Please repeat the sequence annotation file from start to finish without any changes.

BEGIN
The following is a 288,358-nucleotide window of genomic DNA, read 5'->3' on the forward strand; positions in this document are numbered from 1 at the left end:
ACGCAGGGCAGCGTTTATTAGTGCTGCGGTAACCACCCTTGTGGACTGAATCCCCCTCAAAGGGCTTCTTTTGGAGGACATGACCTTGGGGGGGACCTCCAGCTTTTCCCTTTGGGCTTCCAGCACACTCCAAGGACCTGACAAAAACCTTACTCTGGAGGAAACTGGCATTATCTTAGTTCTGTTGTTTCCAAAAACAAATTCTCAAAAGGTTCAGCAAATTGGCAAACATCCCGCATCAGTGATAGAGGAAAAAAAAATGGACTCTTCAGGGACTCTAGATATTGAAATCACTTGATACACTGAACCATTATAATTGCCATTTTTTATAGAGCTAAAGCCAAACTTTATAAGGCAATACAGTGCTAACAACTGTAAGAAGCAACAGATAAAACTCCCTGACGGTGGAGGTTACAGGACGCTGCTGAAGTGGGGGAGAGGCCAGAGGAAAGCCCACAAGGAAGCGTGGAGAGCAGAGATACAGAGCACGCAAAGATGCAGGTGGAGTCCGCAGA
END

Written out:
The following is a 288,358-nucleotide window of genomic DNA, read 5'->3' on the forward strand; positions in this document are numbered from 1 at the left end:
ACGCAGGGCAGCGTTTATTAGTGCTGCGGTAACCACCCTTGTGGACTGAATCCCCCTCAAAGGGCTTCTTTTGGAGGACATGACCTTGGGGGGGACCTCCAGCTTTTCCCTTTGGGCTTCCAGCACACTCCAAGGACCTGACAAAAACCTTACTCTGGAGGAAACTGGCATTATCTTAGTTCTGTTGTTTCCAAAAACAAATTCTCAAAAGGTTCAGCAAATTGGCAAACATCCCGCATCAGTGATAGAGGAAAAAAAAATGGACTCTTCAGGGACTCTAGATATTGAAATCACTTGATACACTGAACCATTATAATTGCCATTTTTTATAGAGCTAAAGCCAAACTTTATAAGGCAATACAGTGCTAACAACTGTAAGAAGCAACAGATAAAACTCCCTGACGGTGGAGGTTACAGGACGCTGCTGAAGTGGGGGAGAGGCCAGAGGAAAGCCCACAAGGAAGCGTGGAGAGCAGAGATACAGAGCACGCAAAGATGCAGGTGGAGTCCGCAGA